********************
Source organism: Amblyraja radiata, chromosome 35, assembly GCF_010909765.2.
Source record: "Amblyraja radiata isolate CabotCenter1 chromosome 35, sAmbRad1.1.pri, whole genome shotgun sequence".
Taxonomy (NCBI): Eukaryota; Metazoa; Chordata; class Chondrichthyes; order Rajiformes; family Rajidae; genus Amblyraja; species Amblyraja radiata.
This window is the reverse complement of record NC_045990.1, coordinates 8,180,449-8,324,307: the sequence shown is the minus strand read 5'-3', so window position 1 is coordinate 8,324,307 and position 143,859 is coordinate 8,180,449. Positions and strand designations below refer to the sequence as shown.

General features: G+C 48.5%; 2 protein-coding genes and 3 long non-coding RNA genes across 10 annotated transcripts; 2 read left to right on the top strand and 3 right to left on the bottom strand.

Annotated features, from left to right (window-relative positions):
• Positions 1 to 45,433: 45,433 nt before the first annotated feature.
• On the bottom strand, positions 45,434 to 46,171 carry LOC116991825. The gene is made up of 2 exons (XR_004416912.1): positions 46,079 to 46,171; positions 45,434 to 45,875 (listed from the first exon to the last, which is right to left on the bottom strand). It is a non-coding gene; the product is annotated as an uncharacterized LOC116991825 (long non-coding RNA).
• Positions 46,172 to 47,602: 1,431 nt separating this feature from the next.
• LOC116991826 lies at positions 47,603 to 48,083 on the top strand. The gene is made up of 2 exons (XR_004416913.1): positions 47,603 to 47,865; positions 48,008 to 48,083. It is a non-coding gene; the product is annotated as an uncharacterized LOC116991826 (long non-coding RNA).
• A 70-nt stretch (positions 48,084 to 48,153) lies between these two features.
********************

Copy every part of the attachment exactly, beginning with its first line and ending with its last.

Source organism: Amblyraja radiata, chromosome 35, assembly GCF_010909765.2.
Source record: "Amblyraja radiata isolate CabotCenter1 chromosome 35, sAmbRad1.1.pri, whole genome shotgun sequence".
Taxonomy (NCBI): Eukaryota; Metazoa; Chordata; class Chondrichthyes; order Rajiformes; family Rajidae; genus Amblyraja; species Amblyraja radiata.
This window is the reverse complement of record NC_045990.1, coordinates 8,180,449-8,324,307: the sequence shown is the minus strand read 5'-3', so window position 1 is coordinate 8,324,307 and position 143,859 is coordinate 8,180,449. Positions and strand designations below refer to the sequence as shown.

General features: G+C 48.5%; 2 protein-coding genes and 3 long non-coding RNA genes across 10 annotated transcripts; 2 read left to right on the top strand and 3 right to left on the bottom strand.

Annotated features, from left to right (window-relative positions):
• Positions 1 to 45,433: 45,433 nt before the first annotated feature.
• On the bottom strand, positions 45,434 to 46,171 carry LOC116991825. The gene is made up of 2 exons (XR_004416912.1): positions 46,079 to 46,171; positions 45,434 to 45,875 (listed from the first exon to the last, which is right to left on the bottom strand). It is a non-coding gene; the product is annotated as an uncharacterized LOC116991825 (long non-coding RNA).
• Positions 46,172 to 47,602: 1,431 nt separating this feature from the next.
• LOC116991826 lies at positions 47,603 to 48,083 on the top strand. The gene is made up of 2 exons (XR_004416913.1): positions 47,603 to 47,865; positions 48,008 to 48,083. It is a non-coding gene; the product is annotated as an uncharacterized LOC116991826 (long non-coding RNA).
• A 70-nt stretch (positions 48,084 to 48,153) lies between these two features.